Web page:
It’s Still Hot at Sunset: TCEQ’s Sunset Review

by Nathan E. Vassar

Once every 12 years, the Texas Commission on Environmental Quality (“TCEQ”) undergoes a performance review by the Texas Sunset Advisory Commission and the Texas Legislature. TCEQ is currently in the middle of such review as its processes are evaluated and scrutinized on every front from permitting to enforcement, and across programs and its charges of environmental oversight. The process, as can be the case with Sunset reviews of other agencies, has included detailed legislative and self-assessment reports, along with public comment and testimony from stakeholders, citizens, and industry groups across the state.

Ultimately the review is intended to hold up to the light TCEQ’s performance against the backdrop of its legislative charges, as established in statute. State administrative agencies that oversee the day-to-day regulation of thousands of activities across the state do not have perpetual existence – at the end of each entity’s assigned schedule, the review process takes place and as a technical matter, either the agencies are continued for another period (often with recommended changes), or the Legislature has the option to allow expiration or “sunset” of such agencies. As can be the case in Sunset reviews, it is not uncommon to see recommendations that go beyond existing statutory requirements. Outside factors and recommendations come into play that often reflect views that certain underlying statutory provisions should change. Accordingly, a continued agency existence can also dovetail with new legislation specifying requirements for the agency that did not previously exist.

Several details from the TCEQ Sunset process to date are worth highlighting. Some of the initial recommendations included adding additional public participation options, such as public meetings on the front end of a permit application. Such approach would mean additional comments for agency staff to address and potentially incorporate during the technical review processes. It is not lost on many that adding new steps in various permitting regimes that already require significant work and take months and months (or longer) to complete will extend permitting timeframes even longer. That recommendation also pulls against some of the other findings, including that TCEQ should expedite many of its internal review processes. Other recommendations – some of which are not likely to be viable – include reinstating a water right cancellation process that exists but has not been implemented for decades.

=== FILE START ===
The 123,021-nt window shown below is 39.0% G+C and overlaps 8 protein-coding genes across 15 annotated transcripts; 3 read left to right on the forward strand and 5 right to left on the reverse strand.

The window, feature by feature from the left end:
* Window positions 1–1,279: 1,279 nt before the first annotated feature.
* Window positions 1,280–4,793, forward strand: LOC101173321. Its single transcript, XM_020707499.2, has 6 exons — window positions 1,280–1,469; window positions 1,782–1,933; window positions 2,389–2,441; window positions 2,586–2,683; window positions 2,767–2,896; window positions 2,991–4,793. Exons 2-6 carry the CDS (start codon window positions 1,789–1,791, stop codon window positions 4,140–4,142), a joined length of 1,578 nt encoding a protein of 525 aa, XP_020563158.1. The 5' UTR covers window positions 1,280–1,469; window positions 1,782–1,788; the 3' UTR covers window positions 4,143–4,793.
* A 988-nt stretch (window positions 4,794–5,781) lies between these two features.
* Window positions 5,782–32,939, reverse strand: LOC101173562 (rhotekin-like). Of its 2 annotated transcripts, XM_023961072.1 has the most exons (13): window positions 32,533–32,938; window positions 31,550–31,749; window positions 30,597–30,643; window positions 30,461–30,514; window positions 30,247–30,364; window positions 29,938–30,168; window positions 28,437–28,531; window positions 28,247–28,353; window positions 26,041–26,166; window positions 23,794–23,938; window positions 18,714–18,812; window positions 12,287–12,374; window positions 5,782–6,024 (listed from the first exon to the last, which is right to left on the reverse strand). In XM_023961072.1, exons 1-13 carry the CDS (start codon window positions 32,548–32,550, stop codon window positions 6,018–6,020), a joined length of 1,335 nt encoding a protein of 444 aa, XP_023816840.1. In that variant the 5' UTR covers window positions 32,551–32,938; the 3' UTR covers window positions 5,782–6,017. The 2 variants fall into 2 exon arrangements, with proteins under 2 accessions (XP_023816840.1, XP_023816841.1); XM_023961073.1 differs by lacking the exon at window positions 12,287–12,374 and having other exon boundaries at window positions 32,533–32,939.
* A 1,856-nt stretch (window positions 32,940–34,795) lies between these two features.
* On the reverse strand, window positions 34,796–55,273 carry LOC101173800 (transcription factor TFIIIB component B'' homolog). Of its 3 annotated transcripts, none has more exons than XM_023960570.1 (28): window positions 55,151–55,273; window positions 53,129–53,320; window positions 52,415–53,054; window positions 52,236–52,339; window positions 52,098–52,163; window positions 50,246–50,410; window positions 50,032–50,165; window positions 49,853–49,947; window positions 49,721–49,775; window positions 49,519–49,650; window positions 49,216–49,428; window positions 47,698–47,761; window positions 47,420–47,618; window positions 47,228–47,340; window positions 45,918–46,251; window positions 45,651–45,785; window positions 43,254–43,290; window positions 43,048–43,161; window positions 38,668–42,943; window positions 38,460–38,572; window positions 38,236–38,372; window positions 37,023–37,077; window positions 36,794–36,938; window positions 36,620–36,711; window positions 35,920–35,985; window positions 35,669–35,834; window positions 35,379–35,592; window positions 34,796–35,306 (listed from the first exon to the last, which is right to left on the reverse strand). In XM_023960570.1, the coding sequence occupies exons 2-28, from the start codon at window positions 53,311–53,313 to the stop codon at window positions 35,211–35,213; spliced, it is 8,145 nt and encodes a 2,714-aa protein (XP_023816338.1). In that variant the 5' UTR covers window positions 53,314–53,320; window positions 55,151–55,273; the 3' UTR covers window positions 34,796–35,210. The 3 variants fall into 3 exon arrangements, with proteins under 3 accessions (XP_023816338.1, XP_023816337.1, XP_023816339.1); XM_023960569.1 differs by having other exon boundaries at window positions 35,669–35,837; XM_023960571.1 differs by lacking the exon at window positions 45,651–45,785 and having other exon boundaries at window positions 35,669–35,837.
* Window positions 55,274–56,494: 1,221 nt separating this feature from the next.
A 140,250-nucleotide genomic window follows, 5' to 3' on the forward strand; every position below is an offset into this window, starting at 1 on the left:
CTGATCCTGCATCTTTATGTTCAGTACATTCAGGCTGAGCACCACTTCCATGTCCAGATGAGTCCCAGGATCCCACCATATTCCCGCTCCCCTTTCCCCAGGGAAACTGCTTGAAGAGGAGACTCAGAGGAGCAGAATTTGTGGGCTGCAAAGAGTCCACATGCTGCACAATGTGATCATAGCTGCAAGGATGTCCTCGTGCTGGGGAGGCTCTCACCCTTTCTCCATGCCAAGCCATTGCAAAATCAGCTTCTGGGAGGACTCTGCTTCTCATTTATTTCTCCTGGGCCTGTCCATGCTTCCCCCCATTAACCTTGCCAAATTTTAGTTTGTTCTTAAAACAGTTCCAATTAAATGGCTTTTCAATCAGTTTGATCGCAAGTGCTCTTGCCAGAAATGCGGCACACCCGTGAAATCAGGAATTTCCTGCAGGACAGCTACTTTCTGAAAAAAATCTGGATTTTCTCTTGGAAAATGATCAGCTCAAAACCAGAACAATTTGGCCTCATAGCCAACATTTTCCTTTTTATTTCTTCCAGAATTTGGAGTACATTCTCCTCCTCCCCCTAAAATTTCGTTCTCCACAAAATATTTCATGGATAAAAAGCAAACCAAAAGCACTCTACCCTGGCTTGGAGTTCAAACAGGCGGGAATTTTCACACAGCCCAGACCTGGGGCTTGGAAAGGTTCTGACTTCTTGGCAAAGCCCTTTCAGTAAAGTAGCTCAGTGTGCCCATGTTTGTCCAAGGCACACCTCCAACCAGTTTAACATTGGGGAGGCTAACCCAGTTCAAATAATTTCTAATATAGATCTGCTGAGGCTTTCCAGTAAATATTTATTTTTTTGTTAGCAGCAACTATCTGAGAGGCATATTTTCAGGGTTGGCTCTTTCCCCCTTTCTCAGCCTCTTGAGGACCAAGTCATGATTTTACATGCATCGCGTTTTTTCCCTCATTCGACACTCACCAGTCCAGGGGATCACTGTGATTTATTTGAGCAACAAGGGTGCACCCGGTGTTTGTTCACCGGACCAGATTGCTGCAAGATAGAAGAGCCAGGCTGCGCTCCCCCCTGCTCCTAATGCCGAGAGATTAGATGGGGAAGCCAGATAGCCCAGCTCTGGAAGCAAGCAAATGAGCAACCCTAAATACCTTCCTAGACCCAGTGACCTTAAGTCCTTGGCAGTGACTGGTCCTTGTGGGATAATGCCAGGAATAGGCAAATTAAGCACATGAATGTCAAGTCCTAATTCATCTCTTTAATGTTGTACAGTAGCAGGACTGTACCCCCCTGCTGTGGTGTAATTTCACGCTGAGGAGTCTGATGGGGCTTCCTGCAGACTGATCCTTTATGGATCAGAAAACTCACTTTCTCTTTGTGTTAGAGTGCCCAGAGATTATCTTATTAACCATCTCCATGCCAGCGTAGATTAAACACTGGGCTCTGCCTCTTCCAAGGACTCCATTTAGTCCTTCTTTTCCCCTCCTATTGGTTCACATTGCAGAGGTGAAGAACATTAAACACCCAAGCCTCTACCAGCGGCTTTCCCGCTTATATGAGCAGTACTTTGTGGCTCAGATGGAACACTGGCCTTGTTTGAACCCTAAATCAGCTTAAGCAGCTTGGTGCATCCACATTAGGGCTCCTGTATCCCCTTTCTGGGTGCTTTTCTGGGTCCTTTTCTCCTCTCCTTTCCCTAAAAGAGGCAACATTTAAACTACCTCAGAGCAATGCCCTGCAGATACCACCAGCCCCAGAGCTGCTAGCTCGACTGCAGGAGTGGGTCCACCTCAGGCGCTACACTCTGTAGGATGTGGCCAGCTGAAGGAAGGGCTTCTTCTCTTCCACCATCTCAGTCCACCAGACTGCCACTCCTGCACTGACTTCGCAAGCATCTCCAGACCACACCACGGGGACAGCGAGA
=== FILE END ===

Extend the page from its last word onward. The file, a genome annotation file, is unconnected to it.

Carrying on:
Public comments have been copious and impassioned. At a hearing in late June in Austin, citizens filled the Capitol, asked Legislators to charge TCEQ with additional authority, and offered comments about locations of certain activities, raising arguments familiar to those who have been tracking recent environmental justice initiatives. As noted above, some of the public comments effectively asked to expand TCEQ’s current charges beyond existing statutory bounds. Written comments closed in late June and Lloyd Gosselink Rochelle & Townsend, P.C. attorneys have been involved with several organizational comment letters. One undercurrent across many perspectives is the need for additional staffing in order for TCEQ to process the many activities, permits, and enforcement needs reflective of a state that continues to attract new businesses and people from elsewhere in the nation.

TCEQ is one of the primary agencies our clients, consultants, and colleagues join us in engaging with on a daily basis. The Sunset review process can be searching and difficult, at times, and we endeavor to work with the agency and its self-initiated efforts to maintain and recommend improved performance across many environmental media. As we march toward the 2023 Legislative Session, we will continue to track the TCEQ Sunset
Review process and will keep The Lone Star Current readers apprised of developments.

Nathan Vassar is a Principal in the Firm’s Water Practice Group. Please reach out to Nathan with any questions about the TCEQ Sunset process and if there are ways to improve the regulatory relationship with the agency moving forward. If you would like any additional information or have questions related to these or other matters, please contact Nathan at 512.322.5867 or nvassar@lglawfirm.com.

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